Johanne Sorgenfri Ottosen

Danish translator

Portrait of Johanne Sorgenfri OttosenJohanne Sorgenfri Ottosen

Johanne Sorgenfri Ottosen

Johanne Sorgenfri Ottosen is a Danish translator born in 1986. She currently lives in Copenhagen where she also works as an illustrator and literary editor.

cover image of the book Sublunar


Alternatingly told by Brahe and his assistants—a filthy cast of characters—Sublunar is both novel and almanac. When not engaged in acts of rampant sexual deviancy, drunken debauchery, or routine spankings, these peculiar helpers and their choleric and capricious master—Brahe, having lost his nose in a duel, is considered the most illustrious noseless man of his time—take painstaking measurements that will revolutionize astronomy, all before the invention of the telescope. Meanwhile, Brahe's hapless peers Erik Lange and Falk Gøye toil away at preposterous and doomed tasks: a commentary on the Apocalypse, and the alchemical creation of gold. And across Europe, the plague rages on...

The second novel in a trilogy, Sublunar is as visceral, absurd, and tragic as its predecessor, Awake, but with a special nocturnal glow and a lunatic-edged gaze trained on the moon and the stars.

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cover image of the book Awake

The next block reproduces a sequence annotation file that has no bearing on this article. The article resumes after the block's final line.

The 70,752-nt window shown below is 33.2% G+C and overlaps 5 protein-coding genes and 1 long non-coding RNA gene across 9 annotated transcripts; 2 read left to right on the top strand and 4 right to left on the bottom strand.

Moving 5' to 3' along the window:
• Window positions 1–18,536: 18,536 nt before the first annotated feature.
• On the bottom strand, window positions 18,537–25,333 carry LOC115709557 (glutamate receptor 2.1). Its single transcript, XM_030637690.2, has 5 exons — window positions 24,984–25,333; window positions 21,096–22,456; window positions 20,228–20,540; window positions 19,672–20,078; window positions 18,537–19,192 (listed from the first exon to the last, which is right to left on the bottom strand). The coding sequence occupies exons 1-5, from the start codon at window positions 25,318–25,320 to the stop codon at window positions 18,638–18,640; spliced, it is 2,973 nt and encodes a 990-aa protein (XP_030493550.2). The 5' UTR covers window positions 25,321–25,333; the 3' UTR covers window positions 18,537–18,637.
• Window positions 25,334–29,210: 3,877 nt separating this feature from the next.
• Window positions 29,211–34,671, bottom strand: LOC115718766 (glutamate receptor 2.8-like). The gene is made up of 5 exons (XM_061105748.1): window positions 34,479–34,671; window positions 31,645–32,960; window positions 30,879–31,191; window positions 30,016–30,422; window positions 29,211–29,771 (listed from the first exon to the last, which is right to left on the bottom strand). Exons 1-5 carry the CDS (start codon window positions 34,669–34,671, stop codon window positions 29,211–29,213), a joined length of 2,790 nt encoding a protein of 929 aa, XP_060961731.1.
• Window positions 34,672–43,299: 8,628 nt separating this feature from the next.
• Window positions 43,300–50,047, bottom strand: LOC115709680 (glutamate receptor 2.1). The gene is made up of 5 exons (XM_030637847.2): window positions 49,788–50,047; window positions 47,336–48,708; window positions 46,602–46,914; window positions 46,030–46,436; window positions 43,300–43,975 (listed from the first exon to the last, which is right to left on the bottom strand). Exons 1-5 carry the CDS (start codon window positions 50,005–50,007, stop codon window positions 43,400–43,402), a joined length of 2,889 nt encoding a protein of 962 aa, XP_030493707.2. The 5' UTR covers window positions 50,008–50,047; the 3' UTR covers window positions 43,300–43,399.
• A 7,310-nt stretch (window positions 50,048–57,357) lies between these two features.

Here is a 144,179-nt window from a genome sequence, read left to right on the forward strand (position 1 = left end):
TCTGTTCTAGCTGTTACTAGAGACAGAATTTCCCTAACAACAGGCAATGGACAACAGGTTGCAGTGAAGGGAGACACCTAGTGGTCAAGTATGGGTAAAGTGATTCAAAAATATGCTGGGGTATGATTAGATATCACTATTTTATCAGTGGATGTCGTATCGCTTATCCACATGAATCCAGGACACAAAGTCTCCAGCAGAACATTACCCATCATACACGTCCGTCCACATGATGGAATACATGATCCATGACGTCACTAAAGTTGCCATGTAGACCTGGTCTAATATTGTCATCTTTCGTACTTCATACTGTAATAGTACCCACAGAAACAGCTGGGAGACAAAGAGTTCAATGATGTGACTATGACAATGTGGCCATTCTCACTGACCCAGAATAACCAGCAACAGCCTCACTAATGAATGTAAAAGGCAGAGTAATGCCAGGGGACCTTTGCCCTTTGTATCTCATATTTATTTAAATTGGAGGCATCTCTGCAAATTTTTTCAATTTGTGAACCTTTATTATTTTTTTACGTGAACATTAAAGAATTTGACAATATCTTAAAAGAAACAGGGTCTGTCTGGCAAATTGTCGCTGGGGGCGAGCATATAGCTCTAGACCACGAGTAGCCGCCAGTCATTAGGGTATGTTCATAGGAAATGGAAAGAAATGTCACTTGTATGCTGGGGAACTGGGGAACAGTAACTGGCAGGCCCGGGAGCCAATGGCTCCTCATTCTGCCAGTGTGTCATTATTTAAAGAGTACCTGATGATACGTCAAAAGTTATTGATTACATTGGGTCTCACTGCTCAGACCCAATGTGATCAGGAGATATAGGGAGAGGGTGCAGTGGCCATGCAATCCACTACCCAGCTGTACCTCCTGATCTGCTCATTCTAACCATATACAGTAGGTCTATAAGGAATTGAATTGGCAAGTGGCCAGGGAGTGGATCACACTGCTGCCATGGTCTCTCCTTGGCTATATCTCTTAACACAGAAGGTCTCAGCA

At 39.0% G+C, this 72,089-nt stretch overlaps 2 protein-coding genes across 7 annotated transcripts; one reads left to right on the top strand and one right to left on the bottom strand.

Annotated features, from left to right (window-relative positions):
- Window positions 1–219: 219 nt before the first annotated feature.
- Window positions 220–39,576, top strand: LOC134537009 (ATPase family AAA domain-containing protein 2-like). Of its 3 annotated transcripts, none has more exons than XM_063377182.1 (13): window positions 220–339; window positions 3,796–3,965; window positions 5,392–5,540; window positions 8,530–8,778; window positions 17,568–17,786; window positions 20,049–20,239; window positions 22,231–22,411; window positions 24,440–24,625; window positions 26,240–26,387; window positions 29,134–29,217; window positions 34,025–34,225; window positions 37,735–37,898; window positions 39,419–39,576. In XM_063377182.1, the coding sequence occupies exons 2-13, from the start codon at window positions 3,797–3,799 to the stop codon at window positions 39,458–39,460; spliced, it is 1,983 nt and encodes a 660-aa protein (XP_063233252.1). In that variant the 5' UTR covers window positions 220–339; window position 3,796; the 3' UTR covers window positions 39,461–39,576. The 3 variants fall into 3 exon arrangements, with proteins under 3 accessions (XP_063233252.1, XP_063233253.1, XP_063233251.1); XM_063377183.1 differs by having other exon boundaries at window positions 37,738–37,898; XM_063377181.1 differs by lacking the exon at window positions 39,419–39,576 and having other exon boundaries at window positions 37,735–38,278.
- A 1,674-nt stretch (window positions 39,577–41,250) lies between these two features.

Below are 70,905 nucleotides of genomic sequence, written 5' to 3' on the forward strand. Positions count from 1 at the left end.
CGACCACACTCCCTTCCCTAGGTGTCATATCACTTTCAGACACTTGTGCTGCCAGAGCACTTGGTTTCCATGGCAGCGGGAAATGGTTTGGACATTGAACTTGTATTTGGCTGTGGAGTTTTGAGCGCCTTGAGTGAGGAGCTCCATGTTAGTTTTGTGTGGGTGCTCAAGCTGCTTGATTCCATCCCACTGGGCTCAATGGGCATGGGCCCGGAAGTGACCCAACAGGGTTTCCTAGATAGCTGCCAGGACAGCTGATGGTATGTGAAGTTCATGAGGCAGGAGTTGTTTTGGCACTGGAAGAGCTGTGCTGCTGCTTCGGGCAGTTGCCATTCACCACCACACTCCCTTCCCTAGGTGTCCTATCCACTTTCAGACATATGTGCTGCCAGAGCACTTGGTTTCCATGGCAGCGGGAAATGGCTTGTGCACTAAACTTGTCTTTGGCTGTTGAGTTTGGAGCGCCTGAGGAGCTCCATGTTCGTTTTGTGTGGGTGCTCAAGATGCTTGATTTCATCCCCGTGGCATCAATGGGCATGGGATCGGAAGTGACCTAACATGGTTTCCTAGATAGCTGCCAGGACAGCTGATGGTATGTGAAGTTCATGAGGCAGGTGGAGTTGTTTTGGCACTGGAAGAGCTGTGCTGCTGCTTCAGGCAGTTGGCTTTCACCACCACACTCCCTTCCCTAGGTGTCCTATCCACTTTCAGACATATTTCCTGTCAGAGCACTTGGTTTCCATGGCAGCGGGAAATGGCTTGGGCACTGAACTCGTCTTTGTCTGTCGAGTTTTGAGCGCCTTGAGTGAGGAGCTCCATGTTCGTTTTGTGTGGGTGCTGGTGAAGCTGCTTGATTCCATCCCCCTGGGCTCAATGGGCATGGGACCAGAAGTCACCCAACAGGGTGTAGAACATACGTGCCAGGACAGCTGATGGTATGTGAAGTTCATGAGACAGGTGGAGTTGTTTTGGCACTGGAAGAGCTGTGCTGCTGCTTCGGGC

In a shuttered bedroom in ancient Italy, the sleepless Pliny the Elder lies in bed obsessively dictating new chapters of his Natural History to his slave Diocles. Fat, wheezing, imperious, and prone to nosebleeds, Pliny does not believe in spending his evenings in repose: No—to be awake is to be alive. There’s no time to waste if he is to classify every element of the natural world in a single work. By day Pliny the Elder carries out his many civic duties and gives the occasional disastrous public reading. But despite his astonishing ambition to catalog everything from precious metals to the moon, as well as a collection of exotic plants sourced from the farthest reaches of the world, Pliny the Elder still takes immense pleasure in the common rose. After he rushes to an erupting Mount Vesuvius and perishes in the ash, his nephew, Pliny the Younger, becomes custodian of his life’s work. But where Pliny the Elder saw starlight, Pliny the Younger only sees fireflies.

In masterfully honed prose, Voetmann brings the formidable Pliny the Elder (and his pompous nephew) to life. Awake is a comic delight about one of history’s great minds and the not-so-great human body it was housed in.

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